COVID-19

In response to the COVID-19 pandemic, Putnam County Health Department is closely following community mitigation strategies recommended by the Centers for Disease Control (CDC) and the West Virginia Department of Health and Human Services (WVDHHR).

The goal is to slow the transmission of disease and protect individuals at increased risk for severe illness, including older adults and persons of any age with underlying health conditions and to protect health care and other critical infrastructure workforces.

Everyone has some measure of responsibility to help limit the spread of this disease. Even individuals who are healthy can help prevent the spread of COVID-19 to others. Get the facts to protect yourself, your family and others in the community.

Frequently Asked Questions

Here are some of the most frequently asked questions in our community about COVID-19. For a complete list of Frequently Asked Questions, visit this page page on the CDC website.

Up-to-date statistic can be found on the WVDHHR website by clicking here.

After clicking the link, go to the bottom of the page, click the County Summary tab, and then click on Putnam County on the map.

People with COVID-19 have had a wide range of symptoms reported – ranging from mild symptoms to severe illness. Symptoms may appear 2-14 days after exposure to the virus. People with these symptoms may have COVID-19:

  • Fever or chills
  • Cough
  • Shortness of breath or difficulty breathing
  • Fatigue
  • Muscle or body aches
  • Headache
  • New loss of taste or smell
  • Sore throat
  • Congestion or runny nose
  • Nausea or vomiting
  • Diarrhea

This list does not include all possible symptoms. CDC will continue to update this list as we learn more about COVID-19.

Read more about COVID-19 Symptoms.

Call the Putnam County Health Department office at 304-757-2541 for current information about the availability and locations of area testing sites.

In the interest of public safety, we advise that individuals quarantine from the day they receive a COVID-19 test until such time that a negative test result is confirmed. Turnaround times for test results will vary.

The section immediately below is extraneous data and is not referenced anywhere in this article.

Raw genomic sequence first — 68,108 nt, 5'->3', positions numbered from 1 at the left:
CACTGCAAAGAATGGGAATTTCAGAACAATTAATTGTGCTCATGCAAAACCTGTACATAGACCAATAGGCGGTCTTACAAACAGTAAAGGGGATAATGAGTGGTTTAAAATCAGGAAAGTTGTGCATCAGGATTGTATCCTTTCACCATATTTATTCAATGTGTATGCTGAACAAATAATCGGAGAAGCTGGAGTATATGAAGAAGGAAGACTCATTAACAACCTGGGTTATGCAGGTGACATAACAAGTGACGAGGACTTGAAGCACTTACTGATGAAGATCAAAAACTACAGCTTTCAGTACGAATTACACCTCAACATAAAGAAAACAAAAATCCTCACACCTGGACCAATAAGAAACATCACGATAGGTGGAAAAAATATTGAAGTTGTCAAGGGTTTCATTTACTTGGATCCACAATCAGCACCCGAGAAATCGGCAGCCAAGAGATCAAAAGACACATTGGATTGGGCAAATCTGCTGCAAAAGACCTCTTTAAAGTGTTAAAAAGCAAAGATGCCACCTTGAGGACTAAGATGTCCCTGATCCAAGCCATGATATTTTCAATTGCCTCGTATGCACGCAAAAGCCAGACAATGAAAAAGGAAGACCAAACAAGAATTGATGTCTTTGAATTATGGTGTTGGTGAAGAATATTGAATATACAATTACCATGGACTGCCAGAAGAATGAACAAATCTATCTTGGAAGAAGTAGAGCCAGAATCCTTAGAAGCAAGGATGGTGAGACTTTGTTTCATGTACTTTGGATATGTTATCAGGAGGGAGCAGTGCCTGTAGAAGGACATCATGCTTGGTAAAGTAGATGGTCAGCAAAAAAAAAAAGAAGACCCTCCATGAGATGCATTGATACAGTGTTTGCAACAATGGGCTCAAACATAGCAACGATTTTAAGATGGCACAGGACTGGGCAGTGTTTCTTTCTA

Look for emergency warning signs* for COVID-19. If someone is showing any of these signs, seek emergency medical care immediately

  • Trouble breathing
  • Persistent pain or pressure in the chest
  • New confusion
  • Inability to wake or stay awake
  • Bluish lips or face

*This list is not all possible symptoms. Please call your medical provider for any other symptoms that are severe or concerning to you.

Call 911 or call ahead to your local emergency facility: Notify the operator that you are seeking care for someone who has or may have COVID-19.

Most people who get COVID-19 will be able to recover at home. CDC has directions for people who are recovering at home and their caregivers, including:

  • Stay home when you are sick, except to get medical care, following CDC Guidelines for When to Quarantine.
  • Use a separate room and bathroom for sick household members (if possible).
  • Wash your hands often with soap and water for at least 20 seconds, especially after blowing your nose, coughing, or sneezing; going to the bathroom; and before eating or preparing food.
  • If soap and water are not readily available, use an alcohol-based hand sanitizer with at least 60% alcohol. Always wash hands with soap and water if hands are visibly dirty.
  • Provide your sick household member with clean disposable facemasks to wear at home, if available, to help prevent spreading COVID-19 to others.
  • Clean the sick room and bathroom, as needed, to avoid unnecessary contact with the sick person.

However, some people may need emergency medical attention. Watch for symptoms and learn when to seek emergency medical attention.

Call 911 or call ahead to your local emergency facility: Notify the operator that you are seeking care for someone who has or may have COVID-19.

Wear cloth face coverings in public settings where other social distancing measures are difficult to maintain, such as grocery stores, pharmacies, and gas stations. Cloth face coverings may slow the spread of the virus and help people who may have the virus and do not know it from transmitting it to others.

While people who are sick or know that they have COVID-19 should isolate at home, COVID-19 can be spread by people who do not have symptoms and do not know that they are infected. That’s why it’s important for everyone to practice social distancing (staying at least 6 feet away from other people) and wear cloth face coverings in public settings. Cloth face coverings provide an extra layer to help prevent the respiratory droplets from traveling in the air and onto other people.

The cloth face coverings recommended are not surgical masks or N-95 respirators.  Those are critical supplies that must continue to be reserved for healthcare workers and other medical first responders, as recommended by current CDC guidance.

More information about cloth face coverings can be found on our cloth face coverings site.